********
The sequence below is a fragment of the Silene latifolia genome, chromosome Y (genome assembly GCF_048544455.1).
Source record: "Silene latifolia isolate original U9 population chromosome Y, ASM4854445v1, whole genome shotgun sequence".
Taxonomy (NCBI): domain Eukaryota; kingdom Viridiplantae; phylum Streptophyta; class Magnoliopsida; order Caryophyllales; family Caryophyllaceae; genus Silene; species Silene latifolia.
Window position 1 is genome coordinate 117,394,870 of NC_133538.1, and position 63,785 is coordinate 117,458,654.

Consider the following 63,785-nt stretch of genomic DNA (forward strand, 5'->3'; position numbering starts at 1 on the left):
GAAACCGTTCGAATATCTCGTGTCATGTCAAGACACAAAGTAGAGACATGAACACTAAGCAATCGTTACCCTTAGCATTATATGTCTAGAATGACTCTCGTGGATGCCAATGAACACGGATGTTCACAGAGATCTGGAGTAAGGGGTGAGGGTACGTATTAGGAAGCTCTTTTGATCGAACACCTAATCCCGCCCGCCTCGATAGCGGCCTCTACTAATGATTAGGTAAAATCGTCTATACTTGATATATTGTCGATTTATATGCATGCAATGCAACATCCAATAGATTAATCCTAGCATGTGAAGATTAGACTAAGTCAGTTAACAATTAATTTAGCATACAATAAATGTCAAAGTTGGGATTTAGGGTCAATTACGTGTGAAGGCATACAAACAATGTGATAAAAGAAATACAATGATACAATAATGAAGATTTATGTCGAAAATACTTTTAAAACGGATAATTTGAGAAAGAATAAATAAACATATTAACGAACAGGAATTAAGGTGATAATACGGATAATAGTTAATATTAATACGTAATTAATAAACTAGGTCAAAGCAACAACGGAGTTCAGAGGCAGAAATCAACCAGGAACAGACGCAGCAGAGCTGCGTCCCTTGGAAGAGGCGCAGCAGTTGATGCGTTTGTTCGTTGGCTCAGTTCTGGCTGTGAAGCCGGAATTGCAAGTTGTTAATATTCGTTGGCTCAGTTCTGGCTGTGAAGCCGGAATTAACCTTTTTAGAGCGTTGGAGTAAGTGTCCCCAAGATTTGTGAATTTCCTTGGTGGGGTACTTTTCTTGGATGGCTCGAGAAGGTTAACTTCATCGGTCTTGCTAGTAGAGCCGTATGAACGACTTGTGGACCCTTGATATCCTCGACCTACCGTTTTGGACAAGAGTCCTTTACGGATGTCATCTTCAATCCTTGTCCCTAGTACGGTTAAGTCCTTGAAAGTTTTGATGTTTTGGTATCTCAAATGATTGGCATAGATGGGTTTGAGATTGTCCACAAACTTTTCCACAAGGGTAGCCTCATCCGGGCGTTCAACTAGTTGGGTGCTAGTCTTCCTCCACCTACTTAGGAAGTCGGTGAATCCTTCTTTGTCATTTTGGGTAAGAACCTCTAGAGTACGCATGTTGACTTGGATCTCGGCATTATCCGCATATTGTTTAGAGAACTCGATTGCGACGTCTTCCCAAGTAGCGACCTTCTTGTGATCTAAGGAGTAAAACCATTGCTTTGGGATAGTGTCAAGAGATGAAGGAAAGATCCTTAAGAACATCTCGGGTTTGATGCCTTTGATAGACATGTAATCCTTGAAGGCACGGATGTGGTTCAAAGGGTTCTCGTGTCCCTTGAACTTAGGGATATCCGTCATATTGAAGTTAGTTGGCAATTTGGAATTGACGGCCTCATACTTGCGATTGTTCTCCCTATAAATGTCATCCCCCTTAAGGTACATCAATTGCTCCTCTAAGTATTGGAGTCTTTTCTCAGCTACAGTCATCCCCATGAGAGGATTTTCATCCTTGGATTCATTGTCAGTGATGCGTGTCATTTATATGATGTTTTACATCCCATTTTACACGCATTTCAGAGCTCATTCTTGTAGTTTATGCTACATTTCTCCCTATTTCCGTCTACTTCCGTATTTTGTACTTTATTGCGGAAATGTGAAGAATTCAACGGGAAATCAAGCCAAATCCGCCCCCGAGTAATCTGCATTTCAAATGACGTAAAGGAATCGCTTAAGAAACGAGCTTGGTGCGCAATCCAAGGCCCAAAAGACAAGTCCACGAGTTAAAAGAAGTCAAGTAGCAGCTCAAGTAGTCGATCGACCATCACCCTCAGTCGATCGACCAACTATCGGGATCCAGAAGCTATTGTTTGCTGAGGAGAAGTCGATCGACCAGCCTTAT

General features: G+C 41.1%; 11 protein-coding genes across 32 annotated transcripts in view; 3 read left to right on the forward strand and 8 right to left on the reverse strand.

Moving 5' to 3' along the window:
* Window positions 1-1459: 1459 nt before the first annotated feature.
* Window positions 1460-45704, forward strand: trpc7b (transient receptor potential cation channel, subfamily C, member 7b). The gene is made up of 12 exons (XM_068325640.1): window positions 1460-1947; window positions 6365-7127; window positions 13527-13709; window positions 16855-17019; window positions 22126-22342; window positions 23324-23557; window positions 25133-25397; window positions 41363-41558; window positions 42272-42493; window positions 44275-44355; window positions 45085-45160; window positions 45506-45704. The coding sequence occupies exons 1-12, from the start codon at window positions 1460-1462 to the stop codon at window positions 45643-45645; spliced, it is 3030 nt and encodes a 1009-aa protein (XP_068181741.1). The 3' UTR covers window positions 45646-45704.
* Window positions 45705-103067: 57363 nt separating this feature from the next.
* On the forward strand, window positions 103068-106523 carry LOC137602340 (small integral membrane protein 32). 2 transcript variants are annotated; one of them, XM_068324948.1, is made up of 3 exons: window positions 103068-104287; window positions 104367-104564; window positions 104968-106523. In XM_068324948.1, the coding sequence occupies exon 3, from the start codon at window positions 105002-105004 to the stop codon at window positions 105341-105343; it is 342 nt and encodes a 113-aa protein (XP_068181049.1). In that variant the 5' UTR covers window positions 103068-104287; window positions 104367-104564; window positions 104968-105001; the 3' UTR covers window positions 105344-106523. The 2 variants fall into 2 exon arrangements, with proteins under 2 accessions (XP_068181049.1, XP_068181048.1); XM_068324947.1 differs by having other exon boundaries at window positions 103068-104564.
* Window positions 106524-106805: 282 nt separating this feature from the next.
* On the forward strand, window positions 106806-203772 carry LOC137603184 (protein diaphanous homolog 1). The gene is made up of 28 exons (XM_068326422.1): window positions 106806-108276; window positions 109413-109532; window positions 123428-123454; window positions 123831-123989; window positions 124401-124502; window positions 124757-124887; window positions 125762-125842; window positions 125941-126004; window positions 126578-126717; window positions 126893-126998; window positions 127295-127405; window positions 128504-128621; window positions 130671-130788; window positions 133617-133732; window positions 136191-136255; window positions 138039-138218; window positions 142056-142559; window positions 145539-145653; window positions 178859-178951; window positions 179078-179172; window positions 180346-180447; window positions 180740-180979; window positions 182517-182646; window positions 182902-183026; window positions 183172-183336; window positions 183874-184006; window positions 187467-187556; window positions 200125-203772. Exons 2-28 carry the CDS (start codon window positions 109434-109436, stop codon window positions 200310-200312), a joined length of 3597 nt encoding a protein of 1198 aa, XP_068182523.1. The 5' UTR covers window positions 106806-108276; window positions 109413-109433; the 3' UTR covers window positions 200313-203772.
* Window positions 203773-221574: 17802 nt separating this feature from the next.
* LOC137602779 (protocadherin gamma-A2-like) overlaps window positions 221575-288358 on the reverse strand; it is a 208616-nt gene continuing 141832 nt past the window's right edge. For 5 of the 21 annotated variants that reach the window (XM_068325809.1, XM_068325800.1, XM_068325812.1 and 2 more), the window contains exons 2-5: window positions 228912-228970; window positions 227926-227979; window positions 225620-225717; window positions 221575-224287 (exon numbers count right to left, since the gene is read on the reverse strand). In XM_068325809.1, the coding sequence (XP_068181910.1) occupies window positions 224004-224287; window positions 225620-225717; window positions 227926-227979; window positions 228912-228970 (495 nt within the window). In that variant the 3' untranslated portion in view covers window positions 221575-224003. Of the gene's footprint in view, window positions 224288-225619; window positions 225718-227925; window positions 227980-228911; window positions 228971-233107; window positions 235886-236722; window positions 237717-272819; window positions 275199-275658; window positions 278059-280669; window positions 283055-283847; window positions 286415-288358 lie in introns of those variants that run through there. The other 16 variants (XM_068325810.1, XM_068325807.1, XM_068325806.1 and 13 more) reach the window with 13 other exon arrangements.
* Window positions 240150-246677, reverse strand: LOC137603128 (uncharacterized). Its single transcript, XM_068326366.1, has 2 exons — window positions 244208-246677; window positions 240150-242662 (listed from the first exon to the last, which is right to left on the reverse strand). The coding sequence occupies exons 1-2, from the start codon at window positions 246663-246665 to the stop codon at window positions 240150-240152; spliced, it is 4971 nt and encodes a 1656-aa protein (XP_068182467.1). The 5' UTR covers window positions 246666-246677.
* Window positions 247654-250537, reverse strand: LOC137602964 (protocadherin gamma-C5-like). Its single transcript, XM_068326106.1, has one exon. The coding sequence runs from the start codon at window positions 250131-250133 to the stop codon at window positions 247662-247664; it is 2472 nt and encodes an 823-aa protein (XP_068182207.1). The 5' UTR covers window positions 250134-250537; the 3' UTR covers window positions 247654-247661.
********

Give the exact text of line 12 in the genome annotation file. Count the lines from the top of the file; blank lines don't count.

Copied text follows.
* On the forward strand, window positions 103068-106523 carry LOC137602340 (small integral membrane protein 32). 2 transcript variants are annotated; one of them, XM_068324948.1, is made up of 3 exons: window positions 103068-104287; window positions 104367-104564; window positions 104968-106523. In XM_068324948.1, the coding sequence occupies exon 3, from the start codon at window positions 105002-105004 to the stop codon at window positions 105341-105343; it is 342 nt and encodes a 113-aa protein (XP_068181049.1). In that variant the 5' UTR covers window positions 103068-104287; window positions 104367-104564; window positions 104968-105001; the 3' UTR covers window positions 105344-106523. The 2 variants fall into 2 exon arrangements, with proteins under 2 accessions (XP_068181049.1, XP_068181048.1); XM_068324947.1 differs by having other exon boundaries at window positions 103068-104564.